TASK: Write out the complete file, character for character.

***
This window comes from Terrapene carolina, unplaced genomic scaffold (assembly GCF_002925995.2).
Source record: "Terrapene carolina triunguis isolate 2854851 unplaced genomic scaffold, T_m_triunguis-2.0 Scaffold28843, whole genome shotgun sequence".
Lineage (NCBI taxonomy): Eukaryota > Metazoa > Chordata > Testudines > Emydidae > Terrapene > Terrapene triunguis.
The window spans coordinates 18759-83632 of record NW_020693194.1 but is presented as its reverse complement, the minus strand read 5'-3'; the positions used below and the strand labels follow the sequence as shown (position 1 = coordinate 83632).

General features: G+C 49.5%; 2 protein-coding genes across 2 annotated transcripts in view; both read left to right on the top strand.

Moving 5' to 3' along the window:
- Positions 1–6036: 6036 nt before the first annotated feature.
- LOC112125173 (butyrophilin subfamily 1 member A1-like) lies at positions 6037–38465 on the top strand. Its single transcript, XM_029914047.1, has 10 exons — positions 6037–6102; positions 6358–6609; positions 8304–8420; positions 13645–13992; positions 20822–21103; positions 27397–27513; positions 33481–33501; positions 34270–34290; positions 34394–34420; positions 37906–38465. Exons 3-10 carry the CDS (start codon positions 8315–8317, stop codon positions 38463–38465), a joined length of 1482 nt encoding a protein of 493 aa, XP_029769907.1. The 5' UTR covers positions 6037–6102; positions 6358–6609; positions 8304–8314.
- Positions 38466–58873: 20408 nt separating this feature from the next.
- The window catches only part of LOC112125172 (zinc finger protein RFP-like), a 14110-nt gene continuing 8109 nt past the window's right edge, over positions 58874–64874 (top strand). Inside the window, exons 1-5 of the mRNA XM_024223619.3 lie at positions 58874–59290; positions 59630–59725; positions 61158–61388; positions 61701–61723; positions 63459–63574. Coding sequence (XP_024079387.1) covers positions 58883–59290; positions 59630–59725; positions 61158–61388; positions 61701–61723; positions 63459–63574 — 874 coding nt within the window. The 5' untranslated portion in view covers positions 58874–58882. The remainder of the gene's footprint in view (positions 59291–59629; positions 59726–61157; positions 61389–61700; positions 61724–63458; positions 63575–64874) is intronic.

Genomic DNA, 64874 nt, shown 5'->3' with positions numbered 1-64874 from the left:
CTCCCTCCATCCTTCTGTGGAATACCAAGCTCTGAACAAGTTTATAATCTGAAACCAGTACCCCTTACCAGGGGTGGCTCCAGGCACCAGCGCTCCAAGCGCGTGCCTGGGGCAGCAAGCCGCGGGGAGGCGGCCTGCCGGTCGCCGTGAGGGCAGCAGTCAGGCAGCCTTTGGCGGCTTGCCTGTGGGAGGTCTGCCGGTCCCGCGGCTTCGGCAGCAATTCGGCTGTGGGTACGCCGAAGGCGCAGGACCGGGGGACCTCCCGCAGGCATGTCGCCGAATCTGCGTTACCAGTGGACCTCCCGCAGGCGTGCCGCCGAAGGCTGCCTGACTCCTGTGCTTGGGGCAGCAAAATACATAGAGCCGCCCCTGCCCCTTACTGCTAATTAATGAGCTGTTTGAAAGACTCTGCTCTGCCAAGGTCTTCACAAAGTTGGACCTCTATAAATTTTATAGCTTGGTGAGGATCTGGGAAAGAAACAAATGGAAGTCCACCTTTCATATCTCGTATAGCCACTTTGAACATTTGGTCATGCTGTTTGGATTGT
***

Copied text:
This window comes from Terrapene carolina, unplaced genomic scaffold (assembly GCF_002925995.2).
Source record: "Terrapene carolina triunguis isolate 2854851 unplaced genomic scaffold, T_m_triunguis-2.0 Scaffold28843, whole genome shotgun sequence".
Lineage (NCBI taxonomy): Eukaryota > Metazoa > Chordata > Testudines > Emydidae > Terrapene > Terrapene triunguis.
The window spans coordinates 18759-83632 of record NW_020693194.1 but is presented as its reverse complement, the minus strand read 5'-3'; the positions used below and the strand labels follow the sequence as shown (position 1 = coordinate 83632).

General features: G+C 49.5%; 2 protein-coding genes across 2 annotated transcripts in view; both read left to right on the top strand.

Moving 5' to 3' along the window:
- Positions 1–6036: 6036 nt before the first annotated feature.
- LOC112125173 (butyrophilin subfamily 1 member A1-like) lies at positions 6037–38465 on the top strand. Its single transcript, XM_029914047.1, has 10 exons — positions 6037–6102; positions 6358–6609; positions 8304–8420; positions 13645–13992; positions 20822–21103; positions 27397–27513; positions 33481–33501; positions 34270–34290; positions 34394–34420; positions 37906–38465. Exons 3-10 carry the CDS (start codon positions 8315–8317, stop codon positions 38463–38465), a joined length of 1482 nt encoding a protein of 493 aa, XP_029769907.1. The 5' UTR covers positions 6037–6102; positions 6358–6609; positions 8304–8314.
- Positions 38466–58873: 20408 nt separating this feature from the next.
- The window catches only part of LOC112125172 (zinc finger protein RFP-like), a 14110-nt gene continuing 8109 nt past the window's right edge, over positions 58874–64874 (top strand). Inside the window, exons 1-5 of the mRNA XM_024223619.3 lie at positions 58874–59290; positions 59630–59725; positions 61158–61388; positions 61701–61723; positions 63459–63574. Coding sequence (XP_024079387.1) covers positions 58883–59290; positions 59630–59725; positions 61158–61388; positions 61701–61723; positions 63459–63574 — 874 coding nt within the window. The 5' untranslated portion in view covers positions 58874–58882. The remainder of the gene's footprint in view (positions 59291–59629; positions 59726–61157; positions 61389–61700; positions 61724–63458; positions 63575–64874) is intronic.

Genomic DNA, 64874 nt, shown 5'->3' with positions numbered 1-64874 from the left:
CTCCCTCCATCCTTCTGTGGAATACCAAGCTCTGAACAAGTTTATAATCTGAAACCAGTACCCCTTACCAGGGGTGGCTCCAGGCACCAGCGCTCCAAGCGCGTGCCTGGGGCAGCAAGCCGCGGGGAGGCGGCCTGCCGGTCGCCGTGAGGGCAGCAGTCAGGCAGCCTTTGGCGGCTTGCCTGTGGGAGGTCTGCCGGTCCCGCGGCTTCGGCAGCAATTCGGCTGTGGGTACGCCGAAGGCGCAGGACCGGGGGACCTCCCGCAGGCATGTCGCCGAATCTGCGTTACCAGTGGACCTCCCGCAGGCGTGCCGCCGAAGGCTGCCTGACTCCTGTGCTTGGGGCAGCAAAATACATAGAGCCGCCCCTGCCCCTTACTGCTAATTAATGAGCTGTTTGAAAGACTCTGCTCTGCCAAGGTCTTCACAAAGTTGGACCTCTATAAATTTTATAGCTTGGTGAGGATCTGGGAAAGAAACAAATGGAAGTCCACCTTTCATATCTCGTATAGCCACTTTGAACATTTGGTCATGCTGTTTGGATTGT